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Is a Breath of Fresh Air in a Building the Fourth Weapon?

8 Feb 2021

“Hands, space, face” is the government slogan we are all familiar with as the fight against the COVID-19 virus continues, but does it go far enough?

The BBC had an interesting news item recently in which a GP questioned whether there should be a fourth added “replace” to encourage the opening of windows to ventilate rooms. Dr Eilir Hughes, who runs a GP surgery in north Wales says replacing stale air in a room with fresh air can massively reduce the chances of people becoming infected:
This is relatively easy to do when at home, but can be considerably harder in a work or office environment.

Andy Iredale, our National Sales Manager, looks at three approaches for ventilation at work:

“Increase Flow of Fresh Air” - Opening routes to intelligent window ventilation
Buildings are becoming increasingly tightly sealed for energy-saving purposes. This saves on heating costs, but often still requires intelligent ventilation to efficiently ventilate and aerate buildings. Natural ventilation provided by automated windows is a smart solution that significantly improves the indoor climate but uses little energy and requires low investment costs. In busy office environments, with deadlines looming and concentration needed on the topics at hand, opening the window could often be an afterthought. Having systems in place which will essentially “do the thinking” without occupiers having to actively open the window could make a dramatic difference to a recognisable improvement of air flow in and out of spaces.

“Minimise Recirculation of Air” - Give and take needed for an effective flow
Due to modern, energy saving construction methods, we work, live and learn in increasingly tightly sealed buildings. The down side: not enough fresh air flows in and not enough stale air is extracted. Mechanical ventilation is often but this does not always solve the issue. Being unable to control the movement of air, other than through a central building management system then make users uncomfortable in rooms where the windows are always closed. The alternative to this is controlled, natural ventilation via windows, which automatically draws fresh air directly from outside to prevent “stale” air simply reflowing into the space. Security is often one of the major arguments against opening windows on ground floors along with safety concerns on upper floors. Giving consideration to having smaller casement windows with simple small bottom hung openers, is a simple and effective approach without comprising on security or safety, allowing windows to be easily opened and closed to also prevent noise pollution at busier periods outside. These can be set automatically for set periods.

“Avoid Stuffy Areas” - Sensing the issue before it happens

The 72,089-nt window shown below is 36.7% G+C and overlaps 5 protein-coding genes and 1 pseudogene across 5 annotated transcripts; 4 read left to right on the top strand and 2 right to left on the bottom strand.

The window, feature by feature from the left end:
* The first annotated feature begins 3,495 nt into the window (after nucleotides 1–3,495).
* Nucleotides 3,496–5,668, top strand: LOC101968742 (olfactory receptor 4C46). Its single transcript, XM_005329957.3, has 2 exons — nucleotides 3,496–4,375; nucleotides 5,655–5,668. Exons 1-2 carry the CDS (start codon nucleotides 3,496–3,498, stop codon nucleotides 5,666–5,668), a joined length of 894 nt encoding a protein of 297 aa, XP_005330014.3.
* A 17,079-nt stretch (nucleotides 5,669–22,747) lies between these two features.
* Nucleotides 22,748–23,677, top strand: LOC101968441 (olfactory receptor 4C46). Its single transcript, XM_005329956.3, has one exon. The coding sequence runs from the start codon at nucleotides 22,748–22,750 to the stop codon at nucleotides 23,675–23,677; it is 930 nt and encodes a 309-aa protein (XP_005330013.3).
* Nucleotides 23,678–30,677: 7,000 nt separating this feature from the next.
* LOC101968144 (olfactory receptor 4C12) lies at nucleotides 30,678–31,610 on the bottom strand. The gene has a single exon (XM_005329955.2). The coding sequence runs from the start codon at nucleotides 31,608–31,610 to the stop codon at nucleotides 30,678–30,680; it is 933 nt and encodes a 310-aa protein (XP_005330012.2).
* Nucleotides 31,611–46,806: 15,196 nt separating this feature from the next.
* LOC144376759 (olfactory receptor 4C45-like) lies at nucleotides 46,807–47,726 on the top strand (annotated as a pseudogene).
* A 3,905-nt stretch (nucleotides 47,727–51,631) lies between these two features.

Social distancing has challenged the layout of offices dramatically; open plan lay outs are being reconsidered and small office meetings rooms are being avoided. Clever use of office partitioning can also contribute to this separation of air and space if opening windows are readily available in each “section”. Simple movable partitions could also add privacy and other aesthetics whilst also providing some additional separation of ventilated spaces.

Temperature and humidity both play key roles in avoiding stuffy spaces, but acoustic and visual aspects also contribute to wellbeing. As human beings, we tend to take our cues from thermal, acoustic and visual stimuli, but lack a wider sensitivity to air quality. Occupants primarily judge air quality based on smell and “feeling a little warm”, however the longer they spend in the same rooms, the less they notice a reduction in air quality. We often only notice poor quality air when it is too late. Efficiency drops, people become sleepy or get headaches, and more worryingly in these current circumstances, breathe in stale air which has been recirculated. Again, as mentioned above, fairly simple “on the wall” sensors can sense these hikes in levels and ventilate the space accordingly and as needed. When combined with other sensor technology such as rain sensors and other weather monitoring devices, roof vents are also a very effective form of day, and indeed night cooling. Offices ventilated at night with the correct security and weather sensors can ensure a cool, fresh office space for occupants to enter at any time of day, to suit more flexible working hours and our rather changing global weather.

If you are a building manager in need of support, please contact us to see if we can help make the small modifications needed to your building or to conduct a carefully managed walk-round to assess requirements.

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